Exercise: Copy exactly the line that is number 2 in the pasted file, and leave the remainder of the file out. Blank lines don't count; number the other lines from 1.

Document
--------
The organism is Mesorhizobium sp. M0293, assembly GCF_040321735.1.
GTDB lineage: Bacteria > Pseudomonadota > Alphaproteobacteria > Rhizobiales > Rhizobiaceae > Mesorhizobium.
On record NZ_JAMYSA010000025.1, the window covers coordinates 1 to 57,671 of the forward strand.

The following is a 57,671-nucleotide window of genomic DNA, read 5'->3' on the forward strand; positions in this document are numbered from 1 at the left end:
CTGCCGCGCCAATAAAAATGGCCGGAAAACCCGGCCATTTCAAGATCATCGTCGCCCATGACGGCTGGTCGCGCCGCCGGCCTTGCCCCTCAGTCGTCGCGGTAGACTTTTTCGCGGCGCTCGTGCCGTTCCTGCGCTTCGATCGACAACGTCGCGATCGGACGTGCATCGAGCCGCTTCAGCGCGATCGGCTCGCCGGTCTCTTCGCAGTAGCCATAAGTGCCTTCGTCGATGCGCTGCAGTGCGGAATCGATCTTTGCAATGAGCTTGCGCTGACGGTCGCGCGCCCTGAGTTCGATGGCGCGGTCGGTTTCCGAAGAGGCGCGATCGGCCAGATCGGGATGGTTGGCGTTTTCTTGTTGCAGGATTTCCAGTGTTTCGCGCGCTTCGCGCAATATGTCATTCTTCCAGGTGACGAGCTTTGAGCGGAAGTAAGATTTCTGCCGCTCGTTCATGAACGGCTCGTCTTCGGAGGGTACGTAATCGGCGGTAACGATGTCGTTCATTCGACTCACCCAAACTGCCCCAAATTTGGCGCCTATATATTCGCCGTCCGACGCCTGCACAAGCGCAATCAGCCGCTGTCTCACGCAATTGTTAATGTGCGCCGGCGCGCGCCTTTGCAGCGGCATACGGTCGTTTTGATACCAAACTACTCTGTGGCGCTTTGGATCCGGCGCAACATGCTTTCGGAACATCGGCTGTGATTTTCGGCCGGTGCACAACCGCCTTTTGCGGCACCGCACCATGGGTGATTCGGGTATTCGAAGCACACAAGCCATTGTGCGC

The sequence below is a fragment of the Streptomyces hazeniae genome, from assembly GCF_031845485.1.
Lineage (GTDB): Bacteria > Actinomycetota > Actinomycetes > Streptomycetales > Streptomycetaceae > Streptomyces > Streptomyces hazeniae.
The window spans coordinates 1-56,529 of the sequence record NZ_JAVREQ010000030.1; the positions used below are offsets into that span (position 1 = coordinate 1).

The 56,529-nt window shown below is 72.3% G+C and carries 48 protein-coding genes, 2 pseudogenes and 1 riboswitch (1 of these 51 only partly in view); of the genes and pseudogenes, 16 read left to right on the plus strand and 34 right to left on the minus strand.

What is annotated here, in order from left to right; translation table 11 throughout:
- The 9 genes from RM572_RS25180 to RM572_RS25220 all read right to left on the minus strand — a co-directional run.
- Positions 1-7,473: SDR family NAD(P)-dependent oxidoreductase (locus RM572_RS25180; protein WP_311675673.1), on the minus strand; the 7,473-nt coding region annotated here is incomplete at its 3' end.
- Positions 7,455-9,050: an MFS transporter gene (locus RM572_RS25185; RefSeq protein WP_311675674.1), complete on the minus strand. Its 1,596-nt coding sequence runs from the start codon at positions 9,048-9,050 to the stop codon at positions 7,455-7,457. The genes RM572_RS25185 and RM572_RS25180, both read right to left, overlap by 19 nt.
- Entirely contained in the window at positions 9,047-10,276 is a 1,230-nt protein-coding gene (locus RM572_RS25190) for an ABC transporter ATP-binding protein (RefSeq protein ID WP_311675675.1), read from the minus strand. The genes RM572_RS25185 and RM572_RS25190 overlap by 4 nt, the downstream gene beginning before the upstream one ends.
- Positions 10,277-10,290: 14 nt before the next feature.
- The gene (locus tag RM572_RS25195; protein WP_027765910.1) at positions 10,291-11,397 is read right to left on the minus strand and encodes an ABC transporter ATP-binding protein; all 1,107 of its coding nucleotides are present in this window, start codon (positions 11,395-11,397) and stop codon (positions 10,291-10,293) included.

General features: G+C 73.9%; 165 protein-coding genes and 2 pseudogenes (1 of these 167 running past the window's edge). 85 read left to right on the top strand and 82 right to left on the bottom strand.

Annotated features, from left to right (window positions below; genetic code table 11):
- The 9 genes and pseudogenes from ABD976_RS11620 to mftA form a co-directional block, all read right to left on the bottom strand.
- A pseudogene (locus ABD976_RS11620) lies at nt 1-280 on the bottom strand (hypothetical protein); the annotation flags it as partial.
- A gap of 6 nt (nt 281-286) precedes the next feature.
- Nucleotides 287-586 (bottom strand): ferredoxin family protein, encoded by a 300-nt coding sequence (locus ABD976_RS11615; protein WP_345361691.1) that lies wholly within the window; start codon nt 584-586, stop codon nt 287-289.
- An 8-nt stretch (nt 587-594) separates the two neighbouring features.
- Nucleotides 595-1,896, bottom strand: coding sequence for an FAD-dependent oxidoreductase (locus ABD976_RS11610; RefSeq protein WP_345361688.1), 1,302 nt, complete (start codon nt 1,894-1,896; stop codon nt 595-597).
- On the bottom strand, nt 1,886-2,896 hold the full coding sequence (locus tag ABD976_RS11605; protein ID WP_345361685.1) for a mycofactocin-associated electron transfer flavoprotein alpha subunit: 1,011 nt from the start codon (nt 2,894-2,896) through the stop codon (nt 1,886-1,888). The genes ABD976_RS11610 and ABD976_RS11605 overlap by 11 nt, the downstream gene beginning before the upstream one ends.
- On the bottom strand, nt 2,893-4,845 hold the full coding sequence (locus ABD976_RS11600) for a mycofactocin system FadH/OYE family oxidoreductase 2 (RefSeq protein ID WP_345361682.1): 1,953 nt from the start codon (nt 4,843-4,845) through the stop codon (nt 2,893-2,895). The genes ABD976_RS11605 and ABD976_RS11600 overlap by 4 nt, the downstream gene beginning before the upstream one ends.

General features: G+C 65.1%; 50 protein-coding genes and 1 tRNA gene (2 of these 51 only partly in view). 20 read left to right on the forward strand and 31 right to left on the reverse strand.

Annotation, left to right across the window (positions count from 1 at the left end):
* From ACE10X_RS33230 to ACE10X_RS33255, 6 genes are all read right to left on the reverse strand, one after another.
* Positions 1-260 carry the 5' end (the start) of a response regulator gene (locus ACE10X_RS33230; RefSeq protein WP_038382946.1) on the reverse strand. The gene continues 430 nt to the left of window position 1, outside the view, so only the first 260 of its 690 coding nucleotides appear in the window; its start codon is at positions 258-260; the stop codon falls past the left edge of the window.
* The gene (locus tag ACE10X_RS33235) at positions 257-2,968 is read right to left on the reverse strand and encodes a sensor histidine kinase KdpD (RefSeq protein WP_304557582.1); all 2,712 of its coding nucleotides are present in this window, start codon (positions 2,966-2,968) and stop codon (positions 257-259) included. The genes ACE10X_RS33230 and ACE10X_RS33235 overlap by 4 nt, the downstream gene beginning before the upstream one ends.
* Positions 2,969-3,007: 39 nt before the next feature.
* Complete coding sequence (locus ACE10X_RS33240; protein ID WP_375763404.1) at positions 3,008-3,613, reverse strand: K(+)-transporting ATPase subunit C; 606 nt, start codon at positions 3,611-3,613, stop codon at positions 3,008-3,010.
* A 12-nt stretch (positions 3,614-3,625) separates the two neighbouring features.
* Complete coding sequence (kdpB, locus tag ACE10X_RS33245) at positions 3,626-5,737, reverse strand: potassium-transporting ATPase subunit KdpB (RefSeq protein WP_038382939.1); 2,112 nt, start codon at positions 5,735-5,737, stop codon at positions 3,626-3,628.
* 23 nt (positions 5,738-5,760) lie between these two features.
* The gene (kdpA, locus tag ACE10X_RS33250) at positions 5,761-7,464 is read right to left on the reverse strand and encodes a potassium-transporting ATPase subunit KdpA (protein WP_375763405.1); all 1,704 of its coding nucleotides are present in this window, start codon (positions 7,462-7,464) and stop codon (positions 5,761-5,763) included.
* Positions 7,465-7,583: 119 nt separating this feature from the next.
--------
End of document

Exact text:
GTDB lineage: Bacteria > Pseudomonadota > Alphaproteobacteria > Rhizobiales > Rhizobiaceae > Mesorhizobium.